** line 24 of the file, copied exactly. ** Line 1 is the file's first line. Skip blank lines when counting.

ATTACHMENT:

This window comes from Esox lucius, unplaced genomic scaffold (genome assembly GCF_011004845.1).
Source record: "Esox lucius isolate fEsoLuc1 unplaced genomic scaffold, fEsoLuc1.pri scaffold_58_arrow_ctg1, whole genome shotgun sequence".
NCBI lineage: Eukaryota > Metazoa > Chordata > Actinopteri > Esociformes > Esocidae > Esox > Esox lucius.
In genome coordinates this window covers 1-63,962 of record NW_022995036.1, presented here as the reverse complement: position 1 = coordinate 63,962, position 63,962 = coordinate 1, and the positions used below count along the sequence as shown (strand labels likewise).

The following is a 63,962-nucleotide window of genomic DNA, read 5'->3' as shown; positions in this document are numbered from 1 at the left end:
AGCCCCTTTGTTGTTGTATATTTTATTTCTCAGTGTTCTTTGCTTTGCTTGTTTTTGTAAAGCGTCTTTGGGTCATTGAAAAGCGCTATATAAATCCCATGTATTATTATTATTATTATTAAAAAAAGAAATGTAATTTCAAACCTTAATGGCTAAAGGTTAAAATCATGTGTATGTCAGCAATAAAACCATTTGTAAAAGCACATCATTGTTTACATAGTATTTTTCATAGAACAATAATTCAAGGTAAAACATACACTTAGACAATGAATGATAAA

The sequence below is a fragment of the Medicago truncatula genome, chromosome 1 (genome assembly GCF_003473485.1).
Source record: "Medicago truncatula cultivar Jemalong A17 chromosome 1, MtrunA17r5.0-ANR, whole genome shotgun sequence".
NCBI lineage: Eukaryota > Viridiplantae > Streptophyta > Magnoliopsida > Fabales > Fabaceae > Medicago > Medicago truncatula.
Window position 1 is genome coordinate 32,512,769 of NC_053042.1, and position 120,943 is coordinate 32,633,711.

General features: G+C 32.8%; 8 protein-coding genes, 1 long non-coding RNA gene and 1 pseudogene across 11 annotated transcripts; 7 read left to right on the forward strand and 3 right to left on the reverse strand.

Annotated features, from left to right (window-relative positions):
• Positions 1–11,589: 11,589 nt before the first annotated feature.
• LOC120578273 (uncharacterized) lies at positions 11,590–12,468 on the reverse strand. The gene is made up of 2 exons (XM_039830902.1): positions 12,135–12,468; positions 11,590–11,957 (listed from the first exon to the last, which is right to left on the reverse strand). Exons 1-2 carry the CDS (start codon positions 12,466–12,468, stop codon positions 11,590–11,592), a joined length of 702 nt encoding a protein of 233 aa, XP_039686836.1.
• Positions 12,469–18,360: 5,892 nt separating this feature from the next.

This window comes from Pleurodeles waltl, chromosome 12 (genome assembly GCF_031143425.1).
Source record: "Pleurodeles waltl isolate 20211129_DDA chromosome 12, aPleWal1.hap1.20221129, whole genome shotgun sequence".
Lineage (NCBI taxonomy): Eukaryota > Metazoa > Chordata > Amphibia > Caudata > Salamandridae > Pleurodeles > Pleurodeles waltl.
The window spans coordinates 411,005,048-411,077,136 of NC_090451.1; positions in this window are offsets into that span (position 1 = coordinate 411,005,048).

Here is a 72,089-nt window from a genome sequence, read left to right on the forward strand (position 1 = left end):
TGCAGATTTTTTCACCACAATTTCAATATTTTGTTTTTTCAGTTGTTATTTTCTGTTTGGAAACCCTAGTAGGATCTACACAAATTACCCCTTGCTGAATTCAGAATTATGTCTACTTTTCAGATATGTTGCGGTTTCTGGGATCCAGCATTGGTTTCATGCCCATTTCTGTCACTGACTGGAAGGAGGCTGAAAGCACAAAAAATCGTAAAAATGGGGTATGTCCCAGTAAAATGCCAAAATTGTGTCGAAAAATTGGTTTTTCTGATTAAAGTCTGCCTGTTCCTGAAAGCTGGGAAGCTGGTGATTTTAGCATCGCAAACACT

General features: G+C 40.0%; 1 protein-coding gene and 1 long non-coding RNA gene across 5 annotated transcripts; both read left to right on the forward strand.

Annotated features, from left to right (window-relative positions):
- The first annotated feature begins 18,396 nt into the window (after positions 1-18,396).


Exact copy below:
- The first annotated feature begins 18,396 nt into the window (after positions 1-18,396).